Recent initiatives appear to have created renewed interest for young physicians to pursue research careers, according to a study in the September 21 issue of JAMA, a theme issue on medical research.
Results of the study were presented today at a JAMA media briefing on medical research.
Physician-scientists, defined as individuals with a medical degree who perform medical research as their primary professional activity, have contributed much to the preeminent position of the U.S. in medical science, according to background information in the article. The unique perspective that physician-scientists bring to the medical research workforce is that their scientific questions arise at the bedside and in the clinic. Despite this perspective, the pipeline of physician-scientists has had a serious problem, first described more than a generation ago: the physician-scientist population in the U.S. is smaller and older than it was 25 years ago. These and other trends have led some observers to conclude that the physician-scientist is a threatened species. A variety of factors were thought to contribute to this problem, including increasing indebtedness of medical school graduates caused by rapidly rising medical school tuition costs.
Several National Institutes of Health (NIH)-sponsored groups, private foundations, and national organizations called for new initiatives and award programs aimed at revitalizing the physician-scientist career path. These initiatives were begun between 1998 and 2002.
These initiatives included NIH career development awards for young physicians being trained to carry out clinical research, awards for established clinical investigators, awards for academic institutions with programs supporting clinical research training and infrastructure, and a series of competitive loan repayment programs (LRPs) for young physician-scientists with significant debt.
The private not-for-profit sector created new awards for young and established physician-scientists and an increasing number of research-intensive medical schools and hospitals (where most physician-scientists work) have constructed multifaceted programs aimed at encouraging medical students to become involved with research before and after receiving their M.D. degree and at protecting the research time of young physician-scientists during their junior faculty appointments.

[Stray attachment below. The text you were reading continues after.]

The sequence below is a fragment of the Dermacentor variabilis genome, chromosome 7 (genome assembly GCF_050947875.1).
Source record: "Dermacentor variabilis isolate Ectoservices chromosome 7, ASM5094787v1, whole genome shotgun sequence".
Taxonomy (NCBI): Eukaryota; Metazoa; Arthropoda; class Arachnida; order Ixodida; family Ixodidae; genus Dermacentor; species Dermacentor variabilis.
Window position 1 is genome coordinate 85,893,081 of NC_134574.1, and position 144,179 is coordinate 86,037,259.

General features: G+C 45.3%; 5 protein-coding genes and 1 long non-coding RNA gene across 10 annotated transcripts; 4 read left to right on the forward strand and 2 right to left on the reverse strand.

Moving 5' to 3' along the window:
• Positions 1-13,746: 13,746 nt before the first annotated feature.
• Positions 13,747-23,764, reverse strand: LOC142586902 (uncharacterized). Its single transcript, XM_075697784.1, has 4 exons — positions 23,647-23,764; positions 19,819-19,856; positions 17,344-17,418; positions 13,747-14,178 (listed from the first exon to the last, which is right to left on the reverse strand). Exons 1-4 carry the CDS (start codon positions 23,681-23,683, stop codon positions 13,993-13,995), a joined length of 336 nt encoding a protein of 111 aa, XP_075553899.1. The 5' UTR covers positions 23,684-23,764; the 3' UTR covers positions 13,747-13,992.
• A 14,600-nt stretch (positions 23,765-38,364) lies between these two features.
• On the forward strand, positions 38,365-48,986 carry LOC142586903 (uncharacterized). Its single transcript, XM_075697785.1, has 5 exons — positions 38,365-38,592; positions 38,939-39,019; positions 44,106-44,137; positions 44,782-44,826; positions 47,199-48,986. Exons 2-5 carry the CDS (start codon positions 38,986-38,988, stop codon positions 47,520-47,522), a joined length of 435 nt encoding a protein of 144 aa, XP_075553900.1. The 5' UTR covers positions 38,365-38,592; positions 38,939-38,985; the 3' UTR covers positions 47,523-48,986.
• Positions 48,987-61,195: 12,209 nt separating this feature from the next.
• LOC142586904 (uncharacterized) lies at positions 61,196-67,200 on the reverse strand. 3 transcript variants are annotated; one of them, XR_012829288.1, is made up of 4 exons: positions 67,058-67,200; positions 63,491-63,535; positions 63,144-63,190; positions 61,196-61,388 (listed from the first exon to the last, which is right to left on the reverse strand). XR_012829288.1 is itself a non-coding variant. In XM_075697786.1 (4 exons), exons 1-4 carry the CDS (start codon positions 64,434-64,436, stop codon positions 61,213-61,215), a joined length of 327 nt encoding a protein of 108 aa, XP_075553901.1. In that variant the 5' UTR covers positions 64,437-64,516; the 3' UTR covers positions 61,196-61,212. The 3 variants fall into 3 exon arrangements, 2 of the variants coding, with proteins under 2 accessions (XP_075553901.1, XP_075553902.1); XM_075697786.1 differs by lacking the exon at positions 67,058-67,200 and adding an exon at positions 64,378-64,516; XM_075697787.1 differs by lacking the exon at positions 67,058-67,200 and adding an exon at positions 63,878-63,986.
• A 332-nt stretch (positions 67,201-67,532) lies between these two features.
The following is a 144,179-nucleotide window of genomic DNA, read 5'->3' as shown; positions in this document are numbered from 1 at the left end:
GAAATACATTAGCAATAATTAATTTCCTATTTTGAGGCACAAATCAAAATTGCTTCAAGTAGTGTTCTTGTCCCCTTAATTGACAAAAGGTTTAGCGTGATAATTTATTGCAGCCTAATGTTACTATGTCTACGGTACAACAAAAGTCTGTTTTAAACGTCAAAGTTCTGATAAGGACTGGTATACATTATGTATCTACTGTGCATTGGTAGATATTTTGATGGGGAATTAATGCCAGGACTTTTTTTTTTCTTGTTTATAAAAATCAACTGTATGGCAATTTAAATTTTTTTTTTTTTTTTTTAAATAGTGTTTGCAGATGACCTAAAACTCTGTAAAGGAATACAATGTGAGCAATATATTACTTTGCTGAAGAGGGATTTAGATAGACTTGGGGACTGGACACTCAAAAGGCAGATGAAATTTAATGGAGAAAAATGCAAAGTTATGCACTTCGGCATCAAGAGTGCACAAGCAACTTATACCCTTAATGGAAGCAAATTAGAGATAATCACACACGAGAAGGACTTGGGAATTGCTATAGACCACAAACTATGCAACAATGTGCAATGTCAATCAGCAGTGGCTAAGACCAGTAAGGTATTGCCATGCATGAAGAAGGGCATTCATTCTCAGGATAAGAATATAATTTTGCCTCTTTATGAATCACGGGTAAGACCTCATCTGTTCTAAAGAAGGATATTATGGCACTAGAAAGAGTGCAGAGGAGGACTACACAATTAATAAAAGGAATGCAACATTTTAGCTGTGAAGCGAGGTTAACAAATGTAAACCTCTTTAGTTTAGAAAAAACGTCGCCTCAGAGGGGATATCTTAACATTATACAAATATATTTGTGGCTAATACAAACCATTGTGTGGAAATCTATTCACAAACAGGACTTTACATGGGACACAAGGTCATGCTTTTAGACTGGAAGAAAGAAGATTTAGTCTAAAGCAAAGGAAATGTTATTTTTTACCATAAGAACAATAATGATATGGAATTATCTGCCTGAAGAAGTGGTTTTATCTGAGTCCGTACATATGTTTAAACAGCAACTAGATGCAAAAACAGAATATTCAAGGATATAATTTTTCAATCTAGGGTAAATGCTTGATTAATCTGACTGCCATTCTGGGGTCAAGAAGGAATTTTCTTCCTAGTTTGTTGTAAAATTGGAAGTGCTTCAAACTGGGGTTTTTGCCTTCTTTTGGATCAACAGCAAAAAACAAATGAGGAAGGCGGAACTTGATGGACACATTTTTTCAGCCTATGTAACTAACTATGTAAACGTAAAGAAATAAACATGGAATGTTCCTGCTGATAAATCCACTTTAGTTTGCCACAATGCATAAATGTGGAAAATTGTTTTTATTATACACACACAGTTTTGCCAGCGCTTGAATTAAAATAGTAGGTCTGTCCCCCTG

Timothy J. Ley, M.D., of the Washington University School of Medicine, St Louis, and Leon E. Rosenberg, M.D., of Princeton University, Princeton, N.J., conducted a study to attempt to define the effects that these budgetary and institutional initiatives have had on the physician-scientist career path. The authors determined trends using data obtained from the NIH, the American Medical Association, the Association of American Medical Colleges, and other sources.
The researchers found that the number of physician-scientists in the United States has been in a steady state for the past decade, but funded physician-scientists are significantly older than they were 2 decades ago. "However, the study of early career markers over the past 7 to 10 years has demonstrated increasing interest in research careers by medical students, steady growth of the M.D.-Ph.D. pool, and a new burst of activity in the 'late bloomer' pool of M.D.s (individuals who choose research careers in medical school or in residency training), fueled by loan repayment programs that were created by the NIH in 2002. Several recent trends for more established physician-scientists have also suggested improvement."
Concerning applications for NIH research project grants (RPGs), first-time M.D. applicants, whose numbers hovered at 750 to 800 between 1995 and 1999, have slowly increased recently, reaching a total of 995 in 2003. First-time RPG applicants with M.D.-Ph.D. degrees have steadily increased, from 133 in 1970 to 600 in 2003.
"New programs recently initiated by the NIH and private foundations are beginning to have a positive impact on the decisions of young physicians to pursue research careers. To maintain this trend, strong funding commitments will be required beyond the entry level. If these commitments are sustained, we are cautiously optimistic that they will result in an increase in the population of physician-scientists in the United States in the near future," the authors conclude.